A few weeks ago I was searching for something in our basement and I came across two little memories of my childhood. When I was a baby my parents bought me two scarves, one light blue, one dark blue. At that time we were living in the south-east of Iran, only an hour from the border with Pakistan. A few years later in 1986 when I was six, the scarves played an unexpected role in my life. For three months I attended nursery school in Iran and my parents would ask me to wear one as a headscarf. I would wear it for five minutes or so and then take it off.
The tragedy here is multi-faceted. My parents have always been against veiling but were powerless under a fanatical regime that put modern women like my mother under the veil. Even in their worst nightmare, they would not have dreamed that one day their daughter would have to wear a headscarf because of a medieval theocracy. As a six-year-old I loved my beautiful scarves dearly, but I hated wearing them to cover my head. The day we left Iran for good we took my scarves with us. When I started attending kindergarten in Germany I wore them around my neck. As a child I was just happy to be fond of my two scarves again, without the terrible memory of my Iranian school.
It was as an adult that I started to reflect on what my dark blue and light blue scarves meant to me: my personal symbol of liberty and individual choice. Only in Germany have I been able to wear them the way I wanted. Hitherto it has been the country of my childhood that has deprived me and millions of Iranians of their individual choice. And it has been my new country that opened up opportunities of freedom for my family and me. I strongly believe that foreign policy and integration are interconnected — that is why I deal with both issues in my work as a journalist.
You might ask what my personal story has to do with integration. Well, if you’re in Berlin early one morning sitting in a cab to the airport to catch a flight to London or Zurich, and the cab driver talks the whole time about how great it would be if Iran and Turkey were to emerge as superpowers and eradicate Israel and the Jewish people, then you know that what started with a medieval revolution in Iran in 1979 has reached the streets of Berlin, Paris, Amsterdam and London. If you walk around various Berlin districts and see little girls of six or seven wearing headscarves — some of them very colourful and some even in light blue and dark blue — you know that the debasement of Iran’s Islamic revolution has reached the heart of Europe. What was once the worst nightmare of my parents is now my worst nightmare too. I never thought that one day I would walk through the streets of Wedding or Kreuzberg in Berlin and witness young generations of Turkish and Arab migrants deprived of their individual choice and rights.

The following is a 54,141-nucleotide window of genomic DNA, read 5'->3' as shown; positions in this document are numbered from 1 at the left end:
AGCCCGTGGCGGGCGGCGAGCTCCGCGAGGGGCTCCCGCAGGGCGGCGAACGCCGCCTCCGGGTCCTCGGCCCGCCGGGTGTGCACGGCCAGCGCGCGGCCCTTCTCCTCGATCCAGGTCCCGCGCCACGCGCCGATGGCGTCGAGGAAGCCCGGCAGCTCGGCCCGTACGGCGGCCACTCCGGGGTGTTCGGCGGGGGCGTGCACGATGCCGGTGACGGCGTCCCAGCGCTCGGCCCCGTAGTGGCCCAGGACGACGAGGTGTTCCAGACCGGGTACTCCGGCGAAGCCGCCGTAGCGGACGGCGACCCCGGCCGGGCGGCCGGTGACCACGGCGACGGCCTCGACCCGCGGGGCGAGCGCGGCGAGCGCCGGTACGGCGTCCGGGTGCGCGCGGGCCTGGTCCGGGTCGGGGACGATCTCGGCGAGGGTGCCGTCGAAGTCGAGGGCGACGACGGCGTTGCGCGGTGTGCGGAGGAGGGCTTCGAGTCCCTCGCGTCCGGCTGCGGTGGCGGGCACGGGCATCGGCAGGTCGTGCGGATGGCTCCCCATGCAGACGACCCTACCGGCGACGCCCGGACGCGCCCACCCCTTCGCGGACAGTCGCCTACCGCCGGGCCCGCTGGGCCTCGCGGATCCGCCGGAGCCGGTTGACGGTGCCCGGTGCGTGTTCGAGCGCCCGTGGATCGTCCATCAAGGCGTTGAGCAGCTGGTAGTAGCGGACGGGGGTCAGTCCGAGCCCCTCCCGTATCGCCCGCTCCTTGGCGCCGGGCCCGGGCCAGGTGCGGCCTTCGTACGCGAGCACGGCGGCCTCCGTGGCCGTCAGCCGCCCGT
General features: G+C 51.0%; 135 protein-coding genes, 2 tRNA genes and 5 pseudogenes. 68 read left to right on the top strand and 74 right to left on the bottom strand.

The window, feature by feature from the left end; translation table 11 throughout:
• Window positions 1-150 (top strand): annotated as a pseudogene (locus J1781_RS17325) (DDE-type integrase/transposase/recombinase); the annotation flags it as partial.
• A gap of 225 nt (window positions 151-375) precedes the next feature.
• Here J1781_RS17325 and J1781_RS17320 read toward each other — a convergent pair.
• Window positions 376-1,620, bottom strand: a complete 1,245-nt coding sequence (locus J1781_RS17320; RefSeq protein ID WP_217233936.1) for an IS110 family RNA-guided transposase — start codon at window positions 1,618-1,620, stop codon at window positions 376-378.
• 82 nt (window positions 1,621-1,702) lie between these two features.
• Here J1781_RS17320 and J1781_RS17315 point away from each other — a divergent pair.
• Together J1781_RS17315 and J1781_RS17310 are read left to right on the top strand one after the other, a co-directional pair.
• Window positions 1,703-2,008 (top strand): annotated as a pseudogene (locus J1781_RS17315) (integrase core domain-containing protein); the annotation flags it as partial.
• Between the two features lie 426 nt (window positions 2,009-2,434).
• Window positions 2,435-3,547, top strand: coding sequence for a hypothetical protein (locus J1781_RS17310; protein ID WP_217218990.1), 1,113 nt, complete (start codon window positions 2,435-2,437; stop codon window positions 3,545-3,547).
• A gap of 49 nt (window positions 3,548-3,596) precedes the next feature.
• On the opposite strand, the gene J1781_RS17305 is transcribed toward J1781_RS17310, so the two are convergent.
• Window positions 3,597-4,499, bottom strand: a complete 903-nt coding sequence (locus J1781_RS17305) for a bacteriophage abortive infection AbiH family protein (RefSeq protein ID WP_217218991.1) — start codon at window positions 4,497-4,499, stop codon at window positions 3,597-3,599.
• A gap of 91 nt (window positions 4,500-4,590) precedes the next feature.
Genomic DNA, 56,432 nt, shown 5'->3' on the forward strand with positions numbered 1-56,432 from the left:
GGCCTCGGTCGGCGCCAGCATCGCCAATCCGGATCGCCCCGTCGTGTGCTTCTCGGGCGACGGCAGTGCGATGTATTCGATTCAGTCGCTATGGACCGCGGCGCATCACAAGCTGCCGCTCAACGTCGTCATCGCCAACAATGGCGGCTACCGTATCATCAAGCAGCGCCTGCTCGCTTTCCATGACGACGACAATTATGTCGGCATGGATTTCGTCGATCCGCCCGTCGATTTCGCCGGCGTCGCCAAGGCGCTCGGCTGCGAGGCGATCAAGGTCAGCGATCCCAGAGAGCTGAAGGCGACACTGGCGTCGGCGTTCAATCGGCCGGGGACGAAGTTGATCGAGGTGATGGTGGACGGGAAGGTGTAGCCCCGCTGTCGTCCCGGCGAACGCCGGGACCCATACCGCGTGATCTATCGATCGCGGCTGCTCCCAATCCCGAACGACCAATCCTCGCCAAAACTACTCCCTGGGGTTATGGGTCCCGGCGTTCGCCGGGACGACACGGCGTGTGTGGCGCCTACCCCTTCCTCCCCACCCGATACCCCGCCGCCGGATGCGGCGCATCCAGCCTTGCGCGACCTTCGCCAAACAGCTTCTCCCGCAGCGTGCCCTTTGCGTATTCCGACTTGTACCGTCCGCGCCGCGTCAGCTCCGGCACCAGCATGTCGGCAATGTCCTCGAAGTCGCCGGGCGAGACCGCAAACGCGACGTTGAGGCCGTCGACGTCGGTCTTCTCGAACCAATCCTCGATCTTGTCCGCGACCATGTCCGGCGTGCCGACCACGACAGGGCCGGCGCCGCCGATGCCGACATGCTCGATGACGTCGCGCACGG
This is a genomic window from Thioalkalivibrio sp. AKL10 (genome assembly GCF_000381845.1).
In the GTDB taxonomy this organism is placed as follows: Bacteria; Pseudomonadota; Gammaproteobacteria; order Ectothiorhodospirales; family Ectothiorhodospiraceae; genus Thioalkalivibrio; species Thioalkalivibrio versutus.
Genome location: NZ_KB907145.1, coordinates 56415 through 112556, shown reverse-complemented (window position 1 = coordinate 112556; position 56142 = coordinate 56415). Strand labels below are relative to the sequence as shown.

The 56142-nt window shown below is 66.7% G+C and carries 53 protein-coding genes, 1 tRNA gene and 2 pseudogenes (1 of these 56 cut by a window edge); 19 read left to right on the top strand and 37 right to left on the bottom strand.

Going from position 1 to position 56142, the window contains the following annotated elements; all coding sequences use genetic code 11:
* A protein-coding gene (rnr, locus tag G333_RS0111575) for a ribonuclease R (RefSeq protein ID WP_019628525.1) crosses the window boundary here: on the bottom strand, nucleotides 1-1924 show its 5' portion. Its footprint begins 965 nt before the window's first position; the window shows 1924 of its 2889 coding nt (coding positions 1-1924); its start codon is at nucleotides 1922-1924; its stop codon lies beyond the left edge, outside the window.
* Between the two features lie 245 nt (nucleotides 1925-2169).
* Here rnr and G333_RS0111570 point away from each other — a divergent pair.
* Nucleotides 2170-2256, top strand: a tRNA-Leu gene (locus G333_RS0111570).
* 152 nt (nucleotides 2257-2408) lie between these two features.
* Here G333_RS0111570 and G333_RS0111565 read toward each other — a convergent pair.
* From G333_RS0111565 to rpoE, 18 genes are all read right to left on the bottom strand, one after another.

All of these memories — from my childhood years in Iran, growing up in Germany, witnessing our challenges with integration and foreign policy — have led me to this conclusion: it is more than a moderate Islam that we need. We need a revolutionary Islam: an Islam compatible with modernity and individualism, an Islam that leaves behind collectivism, oppression and backwardness and instead endorses progress and finds itself at peace with itself and other world religions. I’m still very hopeful that the protests in Iran that began with the stolen election of 2009 will not only bring about the end of a barbaric regime, but also the beginning of an Islamic enlightenment. And it gives me hope that though I have lost the country of my childhood I will not lose another country again.